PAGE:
One thing I love about doing little projects of this sort is you begin to learn how the house was constructed. Unless I were doing a project like this I would never have thought to investigate what our walls were made of. In this case, it turns out that the ground floor walls are of brick and the upper of studwork with lath and plaster. Anyone who has come across lath and plaster will know that to fix anything to it, you’ll either need to pray, or re-enforce. It did try, with success, to located the studs, however the first stud was behind the architrave of the bedroom door, and the second was too far along to make an adequate first anchor. The answer to this problem was noggins, which meant a hole in the wall was require. Yes, I got rather excited about this. My new multi-tool made light work of the lath and plaster, and I soon had couple of big holes in the wall, much the horror of my wife. Installing the noggings was easy work, as was patching up the holes with some leftover plasterboard from the bathroom ceiling project (writeup coming soon… maybe).

Two noggings fixed between studwork to provide a known location in which to secure the upper part of the handrail.

I would highly recommend an extra pair of hands when installing a rail of this sort. I had no such luxury. This made me slightly anxious when it came to measuring up for the holes on the rail itself, and their alignment on the wall. To overcome this anxiety, I began by fixing the rail loosely to the uppermost nogging to enable me to hold the rail in place with once hand. Having already scanned the wall to cables etc, I knew which areas to avoid, so I could use my free hand to drill through the rail and make a mark on the wall at several locations along the length of the rail. I could than take the rail down, drill the holes in the wall (10mm masonry bit where brick, and 2.5mm pilot hole where nogging) and countersink the holes on the rail with a spade bit. I countersunk in this way as the shape of the rail meant the countersink tool I have would sink at a strange angle, resulting in only half the screwhead being below the surface. Also, the point on the spade bit would easily engage in the holes already drilled, and not slip.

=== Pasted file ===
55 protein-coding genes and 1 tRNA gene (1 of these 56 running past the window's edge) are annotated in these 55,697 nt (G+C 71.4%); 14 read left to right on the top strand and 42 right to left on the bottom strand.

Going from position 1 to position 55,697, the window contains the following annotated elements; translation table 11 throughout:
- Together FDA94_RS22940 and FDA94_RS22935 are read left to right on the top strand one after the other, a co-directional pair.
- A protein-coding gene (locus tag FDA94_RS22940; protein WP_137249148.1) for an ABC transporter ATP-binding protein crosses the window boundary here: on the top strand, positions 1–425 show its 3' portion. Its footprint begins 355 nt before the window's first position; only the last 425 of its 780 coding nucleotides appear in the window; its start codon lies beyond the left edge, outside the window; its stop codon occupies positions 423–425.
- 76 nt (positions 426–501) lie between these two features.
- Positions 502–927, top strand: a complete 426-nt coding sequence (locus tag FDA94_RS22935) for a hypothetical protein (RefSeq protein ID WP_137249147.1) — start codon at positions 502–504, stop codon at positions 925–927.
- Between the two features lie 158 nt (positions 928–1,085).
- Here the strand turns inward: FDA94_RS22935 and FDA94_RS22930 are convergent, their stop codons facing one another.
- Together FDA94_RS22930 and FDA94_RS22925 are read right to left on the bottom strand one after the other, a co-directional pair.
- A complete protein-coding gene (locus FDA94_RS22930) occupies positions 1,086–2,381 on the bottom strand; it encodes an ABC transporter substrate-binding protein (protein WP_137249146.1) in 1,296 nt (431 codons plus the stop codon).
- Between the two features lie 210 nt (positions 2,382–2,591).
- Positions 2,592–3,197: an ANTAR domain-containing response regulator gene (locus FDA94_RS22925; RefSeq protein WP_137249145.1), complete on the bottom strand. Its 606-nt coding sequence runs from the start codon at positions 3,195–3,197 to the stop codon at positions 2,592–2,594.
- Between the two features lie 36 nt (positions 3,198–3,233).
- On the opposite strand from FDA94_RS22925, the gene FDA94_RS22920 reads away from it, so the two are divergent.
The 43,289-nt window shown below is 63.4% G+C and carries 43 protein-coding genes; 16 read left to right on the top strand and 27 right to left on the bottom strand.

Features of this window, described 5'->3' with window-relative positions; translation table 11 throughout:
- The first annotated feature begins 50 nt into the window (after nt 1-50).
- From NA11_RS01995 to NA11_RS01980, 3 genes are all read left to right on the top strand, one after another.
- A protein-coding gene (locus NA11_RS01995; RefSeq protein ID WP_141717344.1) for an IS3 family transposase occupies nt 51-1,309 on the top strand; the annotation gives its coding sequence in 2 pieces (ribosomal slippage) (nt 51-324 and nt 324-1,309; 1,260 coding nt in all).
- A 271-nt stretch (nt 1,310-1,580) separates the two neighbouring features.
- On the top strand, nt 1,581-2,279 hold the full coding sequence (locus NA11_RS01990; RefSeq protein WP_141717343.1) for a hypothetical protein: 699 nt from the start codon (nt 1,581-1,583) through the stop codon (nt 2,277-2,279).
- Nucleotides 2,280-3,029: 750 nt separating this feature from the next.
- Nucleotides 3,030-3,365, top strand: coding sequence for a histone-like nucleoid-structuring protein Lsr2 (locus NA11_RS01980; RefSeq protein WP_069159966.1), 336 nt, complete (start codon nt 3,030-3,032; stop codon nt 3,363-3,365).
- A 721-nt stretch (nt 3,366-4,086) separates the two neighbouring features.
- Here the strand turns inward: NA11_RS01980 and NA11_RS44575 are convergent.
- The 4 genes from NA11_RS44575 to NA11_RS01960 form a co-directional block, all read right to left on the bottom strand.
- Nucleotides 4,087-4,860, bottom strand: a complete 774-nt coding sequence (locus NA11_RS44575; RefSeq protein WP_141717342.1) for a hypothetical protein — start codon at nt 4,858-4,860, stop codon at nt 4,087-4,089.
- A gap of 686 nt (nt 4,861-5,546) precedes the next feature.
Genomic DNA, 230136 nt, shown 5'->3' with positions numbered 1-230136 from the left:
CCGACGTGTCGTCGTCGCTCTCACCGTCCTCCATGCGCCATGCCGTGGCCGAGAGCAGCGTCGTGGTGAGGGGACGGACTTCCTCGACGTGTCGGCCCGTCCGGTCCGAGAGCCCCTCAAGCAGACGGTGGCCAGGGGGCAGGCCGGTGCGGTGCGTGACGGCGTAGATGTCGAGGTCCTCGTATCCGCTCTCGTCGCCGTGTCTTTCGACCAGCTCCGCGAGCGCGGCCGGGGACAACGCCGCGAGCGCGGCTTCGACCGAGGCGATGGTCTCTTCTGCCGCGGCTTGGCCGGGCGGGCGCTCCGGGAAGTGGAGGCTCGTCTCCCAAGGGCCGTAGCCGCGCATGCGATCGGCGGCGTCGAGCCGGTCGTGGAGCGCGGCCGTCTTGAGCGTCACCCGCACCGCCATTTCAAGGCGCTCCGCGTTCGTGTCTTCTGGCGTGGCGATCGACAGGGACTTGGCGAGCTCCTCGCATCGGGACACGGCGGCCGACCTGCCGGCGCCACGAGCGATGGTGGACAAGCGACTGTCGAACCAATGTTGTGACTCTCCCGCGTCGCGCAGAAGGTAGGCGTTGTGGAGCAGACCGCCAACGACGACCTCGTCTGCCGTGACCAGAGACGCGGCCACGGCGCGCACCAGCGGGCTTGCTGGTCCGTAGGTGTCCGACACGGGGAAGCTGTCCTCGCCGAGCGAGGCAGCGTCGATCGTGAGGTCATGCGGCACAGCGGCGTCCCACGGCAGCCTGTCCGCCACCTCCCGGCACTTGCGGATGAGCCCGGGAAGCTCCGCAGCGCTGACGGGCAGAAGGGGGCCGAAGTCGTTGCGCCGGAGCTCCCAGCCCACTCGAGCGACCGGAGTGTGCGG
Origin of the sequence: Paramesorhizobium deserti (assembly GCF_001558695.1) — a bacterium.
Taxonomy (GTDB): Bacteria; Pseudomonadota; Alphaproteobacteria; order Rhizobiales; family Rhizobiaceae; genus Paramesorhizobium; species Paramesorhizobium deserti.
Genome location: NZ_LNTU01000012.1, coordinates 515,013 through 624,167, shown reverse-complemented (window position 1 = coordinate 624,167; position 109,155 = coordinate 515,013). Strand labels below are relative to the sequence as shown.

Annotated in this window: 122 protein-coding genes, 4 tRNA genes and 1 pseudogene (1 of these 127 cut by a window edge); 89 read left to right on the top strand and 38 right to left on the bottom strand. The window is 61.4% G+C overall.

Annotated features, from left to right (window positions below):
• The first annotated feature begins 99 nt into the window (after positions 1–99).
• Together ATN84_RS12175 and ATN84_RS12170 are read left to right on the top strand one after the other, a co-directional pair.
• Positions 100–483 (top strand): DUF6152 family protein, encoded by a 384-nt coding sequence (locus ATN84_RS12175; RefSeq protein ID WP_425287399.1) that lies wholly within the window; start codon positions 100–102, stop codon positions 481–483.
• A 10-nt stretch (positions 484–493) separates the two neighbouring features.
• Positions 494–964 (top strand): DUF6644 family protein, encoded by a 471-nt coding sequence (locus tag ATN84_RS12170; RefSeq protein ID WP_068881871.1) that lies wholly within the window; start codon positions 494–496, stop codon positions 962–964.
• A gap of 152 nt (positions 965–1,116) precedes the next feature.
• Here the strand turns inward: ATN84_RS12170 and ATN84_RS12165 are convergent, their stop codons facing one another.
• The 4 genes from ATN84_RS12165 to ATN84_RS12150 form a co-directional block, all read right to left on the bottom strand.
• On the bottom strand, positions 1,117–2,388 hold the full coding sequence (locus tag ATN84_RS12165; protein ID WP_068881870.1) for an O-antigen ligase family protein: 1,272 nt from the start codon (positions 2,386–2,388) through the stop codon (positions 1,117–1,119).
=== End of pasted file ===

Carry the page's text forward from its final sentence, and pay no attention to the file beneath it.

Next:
A few wall plugs later, the rail was secure. Unfortunately it was not as secure as I would have liked. It is only when doing this kind of work that you find out how truly wonky your house is. It seems that the wall I was attaching the handrail to was rather concave in places. I felt there were two options:
1. remove the plaster that was sticking out.
2. Shave off material from the rail to fit around the parts of the wall that were raised.
Option 2 seemed far easier and less messy, and worked really well. Once done and the rail attached, it was clear what a difference it made. Not only were the 10mm gaps between rail and concave section of the wall now gone, I could almost hang my entire weight off the rail (no, I didn’t actually try).

Rail attached, showing bulge in wall
Rail attached. Here can be seen the bulge for which I shaved material off the handtrail to fit the profile of the wall.

With some filler applied to the screw holes, some decorator’s calk and a final coat of paint, the finished work is rather pleasing.

Finished handrail
Handrail installed, painted. Here you can see how the end of the rail is angled toward the wall for a cleaner finish.